‘‘ It was a strange time be­cause I wasn’t sure what I would do — whether I would carry on be­ing in­volved in pol­i­tics — and in­de­pen­dence was ap­proach­ing grad­u­ally. A lot of my friends did be­come politi­cians or union ac­tivists, but for­tu­nately I wasn’t re­ally drawn to pol­i­tics, I was much more strongly drawn to lit­er­a­ture. When I see my politi­cian friends now they all have to tell lies, and that seems very stress­ful.’’

Cas­torp is not the po­lit­i­cal thriller you might ex­pect from a for­mer ag­i­ta­tor, but a gen­tle, mys­te­ri­ous tale of early 20th- cen­tury stu­dent life, as well as the story of Huelle’s love af­fair with Gdansk, and with the dis­tant mem­o­ries of good peo­ple and good places that have dis­ap­peared.

Gdansk is a city that makes peo­ple think like that: hav­ing passed through the con­trol of Nazis and Rus­sians, hav­ing seen the worst of World War II, hav­ing had streets re­named in dif­fer­ent lan­guages mul­ti­ple times and his­tory erased over and over again, and in­spir­ing nu­mer­ous lit­er­ary tributes, from Gunter Grass’s The Tin Drum to the more re­cent Death in Danzig by Ste­fan Ch­win. Huelle’s novel looks to a pe­riod be­fore all this tur­moil, though: the Belle Epoque, a mo­ment of rapid cul­tural change at the end of the 19th and be­gin­ning of the 20th cen­turies.

‘‘ The Belle Epoque, or beau­ti­ful pe­riod as it was known, was per­haps the most op­ti­mistic time in re­cent Euro­pean his­tory,’’ Huelle says.

‘‘ Ev­ery­one in Europe thought that within half- a- dozen years all of our prob­lems would be sorted out by science, and there would no longer be any wars. There would be great ad­vance­ments in tech­nol­ogy and medicine, and

Europe would flour­ish. Of course wish­ful think­ing.’’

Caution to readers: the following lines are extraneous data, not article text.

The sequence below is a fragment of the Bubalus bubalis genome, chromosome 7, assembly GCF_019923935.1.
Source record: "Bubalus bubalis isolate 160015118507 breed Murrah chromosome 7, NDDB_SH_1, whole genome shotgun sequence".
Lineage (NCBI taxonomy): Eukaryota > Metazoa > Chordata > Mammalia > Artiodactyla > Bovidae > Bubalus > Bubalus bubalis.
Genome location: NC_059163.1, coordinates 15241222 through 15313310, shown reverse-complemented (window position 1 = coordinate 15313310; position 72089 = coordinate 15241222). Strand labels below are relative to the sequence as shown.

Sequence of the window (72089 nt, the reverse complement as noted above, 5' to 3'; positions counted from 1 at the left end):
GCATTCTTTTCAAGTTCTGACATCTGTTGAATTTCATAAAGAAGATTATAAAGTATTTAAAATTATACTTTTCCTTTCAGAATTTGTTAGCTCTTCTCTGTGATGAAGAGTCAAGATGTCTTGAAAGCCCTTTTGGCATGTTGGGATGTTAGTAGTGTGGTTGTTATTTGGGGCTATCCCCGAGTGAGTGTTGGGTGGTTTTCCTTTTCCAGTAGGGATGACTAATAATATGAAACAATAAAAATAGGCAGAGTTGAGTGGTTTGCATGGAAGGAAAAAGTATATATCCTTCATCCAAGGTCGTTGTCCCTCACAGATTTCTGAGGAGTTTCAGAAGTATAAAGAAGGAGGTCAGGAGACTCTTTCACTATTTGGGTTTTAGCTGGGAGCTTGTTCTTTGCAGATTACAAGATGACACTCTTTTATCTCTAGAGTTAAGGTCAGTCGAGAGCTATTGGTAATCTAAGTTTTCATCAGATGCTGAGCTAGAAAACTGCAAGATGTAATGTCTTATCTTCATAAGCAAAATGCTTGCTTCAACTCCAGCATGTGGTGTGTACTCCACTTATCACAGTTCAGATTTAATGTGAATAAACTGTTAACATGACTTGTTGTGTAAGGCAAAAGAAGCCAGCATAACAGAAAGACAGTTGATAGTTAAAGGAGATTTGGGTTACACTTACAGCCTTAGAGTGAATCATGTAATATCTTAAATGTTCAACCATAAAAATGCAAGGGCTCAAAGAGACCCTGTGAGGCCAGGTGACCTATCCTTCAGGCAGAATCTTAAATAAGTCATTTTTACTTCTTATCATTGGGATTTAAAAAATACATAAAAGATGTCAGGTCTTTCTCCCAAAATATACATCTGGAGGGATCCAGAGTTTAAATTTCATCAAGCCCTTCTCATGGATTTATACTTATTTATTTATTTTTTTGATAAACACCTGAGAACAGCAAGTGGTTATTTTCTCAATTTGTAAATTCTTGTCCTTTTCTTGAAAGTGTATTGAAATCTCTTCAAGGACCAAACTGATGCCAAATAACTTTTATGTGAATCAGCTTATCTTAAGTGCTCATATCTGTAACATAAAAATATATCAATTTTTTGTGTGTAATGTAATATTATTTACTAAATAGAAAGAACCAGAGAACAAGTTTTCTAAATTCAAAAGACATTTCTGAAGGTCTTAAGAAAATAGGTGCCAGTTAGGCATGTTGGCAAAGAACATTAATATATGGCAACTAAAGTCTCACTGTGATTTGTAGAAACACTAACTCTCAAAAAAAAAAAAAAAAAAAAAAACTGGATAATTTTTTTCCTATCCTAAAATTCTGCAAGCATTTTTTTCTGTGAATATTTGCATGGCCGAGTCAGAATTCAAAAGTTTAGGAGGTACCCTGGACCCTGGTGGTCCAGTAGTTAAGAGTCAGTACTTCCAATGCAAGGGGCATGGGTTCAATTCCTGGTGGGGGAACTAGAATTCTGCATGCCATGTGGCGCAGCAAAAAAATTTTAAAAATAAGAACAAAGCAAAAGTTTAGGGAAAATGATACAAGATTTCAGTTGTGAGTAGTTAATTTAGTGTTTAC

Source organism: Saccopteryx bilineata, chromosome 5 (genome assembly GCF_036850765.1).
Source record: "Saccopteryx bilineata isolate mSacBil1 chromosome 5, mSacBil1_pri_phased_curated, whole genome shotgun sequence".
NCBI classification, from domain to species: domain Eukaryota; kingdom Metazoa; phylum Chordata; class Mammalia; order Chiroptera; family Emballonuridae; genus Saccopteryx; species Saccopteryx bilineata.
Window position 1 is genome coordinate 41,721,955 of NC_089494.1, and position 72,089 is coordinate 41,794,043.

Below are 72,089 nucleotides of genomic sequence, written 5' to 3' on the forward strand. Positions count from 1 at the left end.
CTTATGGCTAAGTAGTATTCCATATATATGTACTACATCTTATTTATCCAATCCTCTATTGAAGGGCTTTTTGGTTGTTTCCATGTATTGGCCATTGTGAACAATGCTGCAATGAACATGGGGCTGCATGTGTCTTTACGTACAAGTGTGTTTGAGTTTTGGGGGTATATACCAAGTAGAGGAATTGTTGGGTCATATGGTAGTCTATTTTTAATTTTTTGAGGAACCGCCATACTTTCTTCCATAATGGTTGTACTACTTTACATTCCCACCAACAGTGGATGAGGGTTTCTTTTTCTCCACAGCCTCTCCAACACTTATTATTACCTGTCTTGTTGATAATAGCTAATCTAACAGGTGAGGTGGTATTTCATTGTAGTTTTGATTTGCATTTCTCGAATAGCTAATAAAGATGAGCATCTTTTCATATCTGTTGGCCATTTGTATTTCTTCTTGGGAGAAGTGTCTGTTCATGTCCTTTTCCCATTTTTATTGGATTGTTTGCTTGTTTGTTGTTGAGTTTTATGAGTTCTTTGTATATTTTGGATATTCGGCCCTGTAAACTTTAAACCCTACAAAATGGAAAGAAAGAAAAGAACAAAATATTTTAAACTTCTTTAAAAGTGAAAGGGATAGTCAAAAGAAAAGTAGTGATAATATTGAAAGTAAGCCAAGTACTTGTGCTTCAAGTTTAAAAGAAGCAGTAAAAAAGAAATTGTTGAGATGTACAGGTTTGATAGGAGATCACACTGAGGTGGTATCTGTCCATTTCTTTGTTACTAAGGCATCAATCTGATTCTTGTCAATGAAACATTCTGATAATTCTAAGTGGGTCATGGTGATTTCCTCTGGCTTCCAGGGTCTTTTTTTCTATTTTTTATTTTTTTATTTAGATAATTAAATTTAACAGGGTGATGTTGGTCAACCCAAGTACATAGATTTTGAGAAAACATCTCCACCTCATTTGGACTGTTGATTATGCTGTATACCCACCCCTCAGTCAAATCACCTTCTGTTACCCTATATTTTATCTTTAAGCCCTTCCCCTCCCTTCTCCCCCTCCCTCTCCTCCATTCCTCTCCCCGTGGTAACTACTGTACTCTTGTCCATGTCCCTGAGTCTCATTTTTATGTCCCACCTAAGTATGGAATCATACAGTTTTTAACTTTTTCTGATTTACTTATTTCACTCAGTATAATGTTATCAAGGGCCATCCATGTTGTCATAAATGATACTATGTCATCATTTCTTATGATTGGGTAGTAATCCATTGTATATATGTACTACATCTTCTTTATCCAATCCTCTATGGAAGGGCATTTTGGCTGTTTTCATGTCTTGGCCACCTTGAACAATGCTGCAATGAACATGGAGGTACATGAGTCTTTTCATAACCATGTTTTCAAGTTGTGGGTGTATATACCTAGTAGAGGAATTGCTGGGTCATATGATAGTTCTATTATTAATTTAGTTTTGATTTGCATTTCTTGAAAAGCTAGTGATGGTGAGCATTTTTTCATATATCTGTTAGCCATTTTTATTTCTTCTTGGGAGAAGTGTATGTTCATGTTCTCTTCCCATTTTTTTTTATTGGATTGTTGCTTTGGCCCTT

It was dur­ing the most re­cent change of cen­tury that Huelle felt com­pelled to write this book, re­leased in Poland in 2004.

‘‘ The turn of the 20th- 21st cen­tury was sim­i­lar to the Belle Epoque: there was a sim­i­lar op­ti­mism. Francis Fukuyama wrote his book The End of His­tory and the Last Man, where he said that democ­racy would de­velop and spread and the free mar­ket would func­tion well ev­ery­where. But not long af­ter his book came out we had war in the Balkans, war in Chech­nya, Septem­ber 11, Iraq and Afghanistan. So that op­ti­mism has not proved to be valid.

‘‘ But the be­gin­ning of a cen­tury is al­ways an op­ti­mistic time. Maybe it’s like in our life: when we’re young we see the world in brighter colours. But I’m 50 now and I don’t look at it like that any more.’’

As he takes an­other swing with his an­tique rac­quet, and moves on to play­ing with a

it was

all wooden lacrosse stick, you have the feel­ing that he is not re­ally that em­bit­tered. Huelle is a bril­liant sto­ry­teller and a ro­man­tic writer in many re­spects: in love with his char­ac­ters and their lives and lack­ing in cyn­i­cism.

His re­cent novel Mercedes- Benz is a tri­umphant cel­e­bra­tion of the joys of Pol­ish life across a cen­tury in which his grand­fa­ther was ex­e­cuted dur­ing World War II and his fa­ther tor­tured by the cod­dling, clois­tered at­mos­phere of Soviet Poland.

Cas­torp is a novel ex­press­ing en­ergy for life amid the brood­ing vi­o­lence of Europe. Among the ec­stasy and angst of Hans Cas­torp’s young jour­ney, there are oc­ca­sional glimpses of the ter­rors to come, and those that vis­ited the Kashu­bians and Poles of Gdansk be­fore, ‘‘ whom he could not tell apart by lan­guage, ( and) were like a grey layer of earth: long since buried un­der the cob­ble­stones.’’ Daniel Stacey is a writer, critic and mag­a­zine ed­i­tor based in Lon­don.

Il­lus­tra­tion of Pawel Huelle: Jock Alexan­der